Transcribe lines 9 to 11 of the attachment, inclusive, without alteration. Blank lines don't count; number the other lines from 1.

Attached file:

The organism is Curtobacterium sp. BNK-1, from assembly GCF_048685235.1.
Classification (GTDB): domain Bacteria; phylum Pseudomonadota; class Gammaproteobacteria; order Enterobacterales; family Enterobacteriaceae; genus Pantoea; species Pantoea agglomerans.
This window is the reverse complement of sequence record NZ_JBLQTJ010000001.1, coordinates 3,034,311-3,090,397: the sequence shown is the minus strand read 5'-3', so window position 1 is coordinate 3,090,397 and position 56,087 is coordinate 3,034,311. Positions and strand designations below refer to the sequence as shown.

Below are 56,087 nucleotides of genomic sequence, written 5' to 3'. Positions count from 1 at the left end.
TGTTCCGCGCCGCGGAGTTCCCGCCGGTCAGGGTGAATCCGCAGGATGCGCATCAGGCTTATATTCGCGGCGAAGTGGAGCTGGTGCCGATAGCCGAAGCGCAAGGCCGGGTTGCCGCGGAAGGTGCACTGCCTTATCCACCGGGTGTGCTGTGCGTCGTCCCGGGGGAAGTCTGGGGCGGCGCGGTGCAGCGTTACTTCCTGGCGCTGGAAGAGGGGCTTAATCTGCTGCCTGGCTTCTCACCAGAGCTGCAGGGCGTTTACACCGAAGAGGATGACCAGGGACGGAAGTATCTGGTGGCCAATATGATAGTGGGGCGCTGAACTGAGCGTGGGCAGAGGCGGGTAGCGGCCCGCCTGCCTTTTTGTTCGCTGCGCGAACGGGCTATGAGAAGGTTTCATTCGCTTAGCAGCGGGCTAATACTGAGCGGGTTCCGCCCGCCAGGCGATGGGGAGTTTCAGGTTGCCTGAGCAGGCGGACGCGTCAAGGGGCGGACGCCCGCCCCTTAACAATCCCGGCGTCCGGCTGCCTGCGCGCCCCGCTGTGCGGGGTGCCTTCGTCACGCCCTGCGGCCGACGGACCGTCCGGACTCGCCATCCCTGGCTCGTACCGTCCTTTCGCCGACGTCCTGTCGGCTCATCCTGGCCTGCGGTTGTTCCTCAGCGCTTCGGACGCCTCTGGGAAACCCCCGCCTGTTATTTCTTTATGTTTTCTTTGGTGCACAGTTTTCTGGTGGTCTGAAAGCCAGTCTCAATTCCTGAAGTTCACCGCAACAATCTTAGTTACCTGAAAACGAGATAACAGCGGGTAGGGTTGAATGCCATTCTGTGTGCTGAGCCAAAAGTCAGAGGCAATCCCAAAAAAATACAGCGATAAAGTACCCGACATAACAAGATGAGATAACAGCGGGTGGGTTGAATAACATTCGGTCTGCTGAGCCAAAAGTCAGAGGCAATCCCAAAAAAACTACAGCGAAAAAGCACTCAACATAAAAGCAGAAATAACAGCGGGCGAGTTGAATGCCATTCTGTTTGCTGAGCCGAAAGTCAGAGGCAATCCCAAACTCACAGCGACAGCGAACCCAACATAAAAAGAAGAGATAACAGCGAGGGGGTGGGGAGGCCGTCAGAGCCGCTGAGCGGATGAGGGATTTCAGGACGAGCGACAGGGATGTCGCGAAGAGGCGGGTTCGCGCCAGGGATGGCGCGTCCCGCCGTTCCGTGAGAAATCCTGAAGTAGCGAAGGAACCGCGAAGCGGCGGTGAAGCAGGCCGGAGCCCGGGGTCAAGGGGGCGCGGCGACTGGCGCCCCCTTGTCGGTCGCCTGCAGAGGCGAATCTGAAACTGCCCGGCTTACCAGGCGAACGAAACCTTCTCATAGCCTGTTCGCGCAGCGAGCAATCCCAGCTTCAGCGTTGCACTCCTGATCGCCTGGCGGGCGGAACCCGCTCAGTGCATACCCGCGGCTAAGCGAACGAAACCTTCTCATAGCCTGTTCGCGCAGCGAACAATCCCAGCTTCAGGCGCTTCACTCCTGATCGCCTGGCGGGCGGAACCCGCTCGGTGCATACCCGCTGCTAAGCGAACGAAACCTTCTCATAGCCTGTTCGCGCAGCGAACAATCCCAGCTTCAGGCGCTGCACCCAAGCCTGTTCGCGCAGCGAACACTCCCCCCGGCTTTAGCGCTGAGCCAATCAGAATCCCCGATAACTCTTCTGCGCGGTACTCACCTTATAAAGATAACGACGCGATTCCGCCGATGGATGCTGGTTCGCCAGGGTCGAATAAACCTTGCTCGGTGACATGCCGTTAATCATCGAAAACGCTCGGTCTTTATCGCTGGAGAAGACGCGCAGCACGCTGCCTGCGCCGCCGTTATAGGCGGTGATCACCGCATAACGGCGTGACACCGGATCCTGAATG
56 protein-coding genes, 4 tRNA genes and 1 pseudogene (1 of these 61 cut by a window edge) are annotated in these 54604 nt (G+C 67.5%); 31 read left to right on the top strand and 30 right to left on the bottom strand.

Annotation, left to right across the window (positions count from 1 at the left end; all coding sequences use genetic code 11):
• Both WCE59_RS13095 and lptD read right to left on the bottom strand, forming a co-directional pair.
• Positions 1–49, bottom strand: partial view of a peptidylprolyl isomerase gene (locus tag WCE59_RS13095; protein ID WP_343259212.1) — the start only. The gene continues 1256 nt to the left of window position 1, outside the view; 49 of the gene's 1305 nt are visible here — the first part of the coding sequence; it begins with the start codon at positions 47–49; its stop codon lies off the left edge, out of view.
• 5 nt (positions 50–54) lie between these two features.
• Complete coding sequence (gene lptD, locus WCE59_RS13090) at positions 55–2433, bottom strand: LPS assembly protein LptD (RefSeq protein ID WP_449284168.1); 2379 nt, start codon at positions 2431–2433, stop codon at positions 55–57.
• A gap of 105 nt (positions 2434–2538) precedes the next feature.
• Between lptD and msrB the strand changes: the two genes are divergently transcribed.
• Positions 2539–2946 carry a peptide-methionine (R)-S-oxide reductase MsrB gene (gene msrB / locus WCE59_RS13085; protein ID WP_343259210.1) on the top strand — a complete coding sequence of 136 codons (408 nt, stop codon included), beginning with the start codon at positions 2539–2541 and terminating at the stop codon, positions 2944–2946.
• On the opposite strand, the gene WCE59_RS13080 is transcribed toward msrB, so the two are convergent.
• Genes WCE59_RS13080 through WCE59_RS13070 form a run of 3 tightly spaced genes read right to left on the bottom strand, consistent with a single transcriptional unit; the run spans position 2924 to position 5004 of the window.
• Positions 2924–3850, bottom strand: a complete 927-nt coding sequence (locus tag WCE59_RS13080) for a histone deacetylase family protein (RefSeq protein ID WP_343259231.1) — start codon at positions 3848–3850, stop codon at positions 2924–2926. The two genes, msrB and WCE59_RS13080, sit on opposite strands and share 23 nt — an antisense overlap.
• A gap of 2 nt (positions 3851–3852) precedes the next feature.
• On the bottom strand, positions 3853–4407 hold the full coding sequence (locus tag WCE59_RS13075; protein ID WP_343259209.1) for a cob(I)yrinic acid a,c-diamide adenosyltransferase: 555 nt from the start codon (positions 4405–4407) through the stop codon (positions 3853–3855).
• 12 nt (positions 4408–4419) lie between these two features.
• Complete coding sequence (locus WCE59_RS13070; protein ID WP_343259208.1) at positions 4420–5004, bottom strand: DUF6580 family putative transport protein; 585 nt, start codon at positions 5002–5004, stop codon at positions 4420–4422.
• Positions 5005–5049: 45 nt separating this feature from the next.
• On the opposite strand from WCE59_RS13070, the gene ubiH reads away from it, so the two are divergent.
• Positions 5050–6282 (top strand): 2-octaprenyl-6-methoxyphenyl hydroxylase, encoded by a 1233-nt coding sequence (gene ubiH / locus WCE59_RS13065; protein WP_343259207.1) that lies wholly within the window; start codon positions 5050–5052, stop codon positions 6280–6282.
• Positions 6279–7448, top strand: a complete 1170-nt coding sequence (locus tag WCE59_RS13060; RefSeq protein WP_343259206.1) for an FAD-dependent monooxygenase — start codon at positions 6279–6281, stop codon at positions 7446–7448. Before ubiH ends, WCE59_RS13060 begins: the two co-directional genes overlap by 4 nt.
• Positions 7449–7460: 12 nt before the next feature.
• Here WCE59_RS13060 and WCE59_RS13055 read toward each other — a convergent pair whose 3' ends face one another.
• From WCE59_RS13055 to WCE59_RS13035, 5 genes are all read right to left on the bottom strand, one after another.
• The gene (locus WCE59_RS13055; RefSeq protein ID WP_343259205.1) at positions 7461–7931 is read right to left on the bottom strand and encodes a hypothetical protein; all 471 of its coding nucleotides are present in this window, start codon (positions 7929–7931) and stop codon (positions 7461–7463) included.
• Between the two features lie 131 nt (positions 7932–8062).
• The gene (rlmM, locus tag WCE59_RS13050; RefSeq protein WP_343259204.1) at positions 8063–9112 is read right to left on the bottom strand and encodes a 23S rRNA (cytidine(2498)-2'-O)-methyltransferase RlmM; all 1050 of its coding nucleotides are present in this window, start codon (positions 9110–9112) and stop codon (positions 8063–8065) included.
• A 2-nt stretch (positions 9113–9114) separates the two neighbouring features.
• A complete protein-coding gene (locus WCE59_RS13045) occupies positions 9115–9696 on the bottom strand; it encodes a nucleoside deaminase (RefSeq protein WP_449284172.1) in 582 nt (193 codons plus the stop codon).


• Positions 1–49, bottom strand: partial view of a peptidylprolyl isomerase gene (locus tag WCE59_RS13095; protein ID WP_343259212.1) — the start only. The gene continues 1256 nt to the left of window position 1, outside the view; 49 of the gene's 1305 nt are visible here — the first part of the coding sequence; it begins with the start codon at positions 47–49; its stop codon lies off the left edge, out of view.
• 5 nt (positions 50–54) lie between these two features.
• Complete coding sequence (gene lptD, locus WCE59_RS13090) at positions 55–2433, bottom strand: LPS assembly protein LptD (RefSeq protein ID WP_449284168.1); 2379 nt, start codon at positions 2431–2433, stop codon at positions 55–57.